A Canadian study has suggested that it may take only one cigarette for some people to get addicted to nicotine, because of how their brains are wired.
By manipulating receptors in the brains of rats, researchers were able to control whether the first exposure to nicotine was enjoyable or repulsive. They experimented on two types of receptors for dopamine, a chemical messenger in the brain’s reward circuitry.
By blocking the receptors, the researchers were able to switch how nicotine was processed — from repulsive to rewarding or positive. The natural variations that occur between people may therefore explain why some are more likely to become addicted to nicotine.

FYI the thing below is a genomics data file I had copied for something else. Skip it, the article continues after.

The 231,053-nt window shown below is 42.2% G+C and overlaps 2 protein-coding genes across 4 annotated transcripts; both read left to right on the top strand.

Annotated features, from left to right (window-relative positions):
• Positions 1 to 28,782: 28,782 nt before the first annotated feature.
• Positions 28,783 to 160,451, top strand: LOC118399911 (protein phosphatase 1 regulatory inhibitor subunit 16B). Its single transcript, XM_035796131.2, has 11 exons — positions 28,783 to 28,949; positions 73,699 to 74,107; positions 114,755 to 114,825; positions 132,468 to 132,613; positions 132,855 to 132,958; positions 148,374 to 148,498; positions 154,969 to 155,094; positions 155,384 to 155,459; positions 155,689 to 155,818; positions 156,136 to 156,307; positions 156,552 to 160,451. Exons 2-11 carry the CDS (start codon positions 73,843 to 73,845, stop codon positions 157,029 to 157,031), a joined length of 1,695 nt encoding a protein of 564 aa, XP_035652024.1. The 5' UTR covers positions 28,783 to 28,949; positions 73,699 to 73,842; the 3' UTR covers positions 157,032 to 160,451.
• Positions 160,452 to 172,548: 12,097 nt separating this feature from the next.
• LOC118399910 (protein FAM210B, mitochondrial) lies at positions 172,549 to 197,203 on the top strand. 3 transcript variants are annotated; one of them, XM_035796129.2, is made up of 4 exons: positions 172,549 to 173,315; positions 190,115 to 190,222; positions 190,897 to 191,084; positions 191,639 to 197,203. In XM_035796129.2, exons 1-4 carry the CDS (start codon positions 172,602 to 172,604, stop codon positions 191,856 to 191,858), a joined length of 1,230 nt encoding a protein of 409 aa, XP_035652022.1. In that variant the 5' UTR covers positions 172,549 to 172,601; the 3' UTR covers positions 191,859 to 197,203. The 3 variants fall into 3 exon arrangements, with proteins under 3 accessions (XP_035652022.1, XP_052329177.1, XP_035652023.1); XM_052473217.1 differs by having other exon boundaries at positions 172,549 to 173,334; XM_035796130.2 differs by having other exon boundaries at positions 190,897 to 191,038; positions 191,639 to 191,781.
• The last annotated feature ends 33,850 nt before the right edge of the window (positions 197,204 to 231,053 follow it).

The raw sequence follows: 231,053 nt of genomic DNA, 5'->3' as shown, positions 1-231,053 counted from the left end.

CBC News August 5, 2008
The Journal of Neuroscience, August 6, 2008, 28(32):8025-8033